Yesterday I took a personal day. What does that mean? Well, to me it means I just go and do something fun and I actively practice God’s presence. I converse with him during the day, but it’s generally not intercessory prayer. It’s more like soaking, and enjoying him as a friend.
A couple times now I’ve headed off to the absurdly small town of Sugaya. It’s three train stops away, and truth be told, I don’t know how it got itself a stop. It’s that small. I first went there about a year ago. Looking for adventure, I stepped into my local train station, picked a town I’d never been to before, and bought a ticket. When I got there, I wondered if I should turn back. But I didn’t. I went for a walk and explored the rice fields, the mountains, the beautiful koi pond in someone’s front yard. The second time I went was last November. I bushwhacked through the wilderness and had a marvelous time.
It hasn’t been easy here recently. There have been some breakthroughs in team dynamics and spiritual fervor. But that has also led to increased spiritual warfare. I’m fighting a lot, needing to reevaluate decisions and filter absolutely everything through what is healthiest for me and my team. So off I went to Sugaya, to just be.
Initially, I had planned to bushwhack to the same place as last November. But something drew me off to the side. Instead I followed a road, and it led me past a sign which was, remarkably, in both Japanese and English. It read, “Irimizu Limestone Caves.” So there I went.
Irimizu is a limestone cave that people can enter. It costs roughly $5.50 to go into the first section and $7 to enter the second stretch. Saturday I limited my excursion to the first stretch. The second part requires a head lamp or flashlight, and I don’t want to enter that deep of a cave by myself. Just in case. Six guys came up behind me as I was looking at the sign, and I let them purchase their ticket first. If THEY take the B route, I decided, so would I. But they bought the A ticket.
No matter, it was still beautiful. Really slippery, really cramped, and really adventurous, made more so by the fact that even finding this place was completely serendipitous. No one had told me about it. I just went there. It was like God and I were on an adventure, and he had led me to this incredibly special place.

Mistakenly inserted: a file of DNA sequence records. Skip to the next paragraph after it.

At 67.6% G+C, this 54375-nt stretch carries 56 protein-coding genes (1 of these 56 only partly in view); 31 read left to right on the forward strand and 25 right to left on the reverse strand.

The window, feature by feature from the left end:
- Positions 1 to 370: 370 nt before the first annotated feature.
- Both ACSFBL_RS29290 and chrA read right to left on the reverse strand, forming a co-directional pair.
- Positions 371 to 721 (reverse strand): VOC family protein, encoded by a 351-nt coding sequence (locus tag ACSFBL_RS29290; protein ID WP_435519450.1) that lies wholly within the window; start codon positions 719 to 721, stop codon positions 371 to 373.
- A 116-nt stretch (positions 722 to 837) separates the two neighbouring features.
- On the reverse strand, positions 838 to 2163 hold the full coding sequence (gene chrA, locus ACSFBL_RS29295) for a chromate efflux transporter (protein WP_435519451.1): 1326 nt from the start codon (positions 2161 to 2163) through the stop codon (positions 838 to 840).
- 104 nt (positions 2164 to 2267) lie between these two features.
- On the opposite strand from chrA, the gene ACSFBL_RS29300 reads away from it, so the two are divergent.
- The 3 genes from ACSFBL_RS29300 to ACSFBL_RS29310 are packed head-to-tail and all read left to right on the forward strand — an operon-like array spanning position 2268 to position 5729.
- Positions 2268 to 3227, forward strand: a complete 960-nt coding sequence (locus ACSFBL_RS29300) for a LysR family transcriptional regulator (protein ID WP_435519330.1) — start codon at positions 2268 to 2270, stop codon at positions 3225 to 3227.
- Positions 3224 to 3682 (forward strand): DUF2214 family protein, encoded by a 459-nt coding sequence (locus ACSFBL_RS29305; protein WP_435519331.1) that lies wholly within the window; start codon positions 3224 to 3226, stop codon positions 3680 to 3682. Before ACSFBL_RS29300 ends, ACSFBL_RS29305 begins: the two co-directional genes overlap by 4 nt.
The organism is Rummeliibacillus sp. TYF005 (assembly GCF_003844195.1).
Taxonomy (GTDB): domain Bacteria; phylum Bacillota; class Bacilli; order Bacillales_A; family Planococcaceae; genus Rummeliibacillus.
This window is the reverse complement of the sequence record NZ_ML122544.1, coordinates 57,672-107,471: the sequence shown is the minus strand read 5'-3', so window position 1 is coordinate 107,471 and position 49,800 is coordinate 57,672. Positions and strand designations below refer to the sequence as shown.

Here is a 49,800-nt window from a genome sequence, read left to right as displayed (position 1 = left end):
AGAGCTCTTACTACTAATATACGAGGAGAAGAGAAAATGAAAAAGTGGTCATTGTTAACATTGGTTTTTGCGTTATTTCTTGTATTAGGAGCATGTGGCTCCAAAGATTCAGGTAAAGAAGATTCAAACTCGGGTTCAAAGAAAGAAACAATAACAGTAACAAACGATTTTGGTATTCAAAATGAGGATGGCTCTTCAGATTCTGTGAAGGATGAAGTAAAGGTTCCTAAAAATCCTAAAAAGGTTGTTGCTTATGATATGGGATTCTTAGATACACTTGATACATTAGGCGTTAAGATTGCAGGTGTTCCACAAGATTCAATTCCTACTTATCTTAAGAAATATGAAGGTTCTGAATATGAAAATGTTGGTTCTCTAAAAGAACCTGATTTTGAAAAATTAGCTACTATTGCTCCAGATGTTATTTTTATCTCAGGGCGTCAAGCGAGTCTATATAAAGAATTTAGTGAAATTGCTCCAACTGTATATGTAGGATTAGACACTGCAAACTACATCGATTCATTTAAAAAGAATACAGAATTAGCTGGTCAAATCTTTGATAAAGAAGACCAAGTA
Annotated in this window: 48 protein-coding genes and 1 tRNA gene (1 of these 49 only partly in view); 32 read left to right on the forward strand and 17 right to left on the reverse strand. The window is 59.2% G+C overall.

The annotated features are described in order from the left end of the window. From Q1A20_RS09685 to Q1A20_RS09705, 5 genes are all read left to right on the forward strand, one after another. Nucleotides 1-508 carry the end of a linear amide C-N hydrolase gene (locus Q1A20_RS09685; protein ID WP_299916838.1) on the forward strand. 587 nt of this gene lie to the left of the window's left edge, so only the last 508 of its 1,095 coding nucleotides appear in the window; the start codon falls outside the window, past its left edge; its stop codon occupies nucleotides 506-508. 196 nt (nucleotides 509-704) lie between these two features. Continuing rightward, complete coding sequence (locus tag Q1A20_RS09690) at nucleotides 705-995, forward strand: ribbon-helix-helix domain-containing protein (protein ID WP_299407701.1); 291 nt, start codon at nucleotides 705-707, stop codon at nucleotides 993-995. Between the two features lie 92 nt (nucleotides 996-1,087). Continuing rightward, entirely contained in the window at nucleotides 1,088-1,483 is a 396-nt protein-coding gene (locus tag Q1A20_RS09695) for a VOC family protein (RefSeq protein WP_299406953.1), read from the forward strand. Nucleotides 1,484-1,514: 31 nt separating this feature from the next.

After I left the cave I found a desolate path that I followed up into the hills. Then I returned to the road and followed the mountain twists for awhile, at one point bushwhacking a steep shortcut. It was glorious. I diverged from the road again, following another barely there path, to eat lunch as I looked out over the valley below. Then I followed the road back to the station. Water pouring out of the cave has been channeled by someone and used to form a simple machine.
It pounds a grain, slowly, but consistently, day and night. It was awesome and reminded me of every pioneer book and old time village I have ever visited.
Back at the station I realized I had an hour till the next train. So I followed a road, explored yet another path, and spent 15 minutes watching half a dozen junior highers play baseball. And then? It was time to go. I’d had a wonderful day, but I knew my legs had been sorely taxed, and it was time to leave the other adventures for another day.
Up until Saturday, my favorite place in Japan was this one spot in the Gion neighborhood of Kyoto, just down from the temple, looking out over a footpath. I still love that spot. But I think my favorite has changed. I think Sugaya is now my favorite place in Japan. God and I have had so many cool experiences there. There are so many adventures yet to have. You would look at this town and see…nothing. I look and see the place where my heart has been stirred and healed. But mostly just healed.
Some day, if you come visit I will take you there, and I will try to explain how special and precious this ridiculously small town is. And you may or may not agree. But Sugaya will always hold a special place in my heart.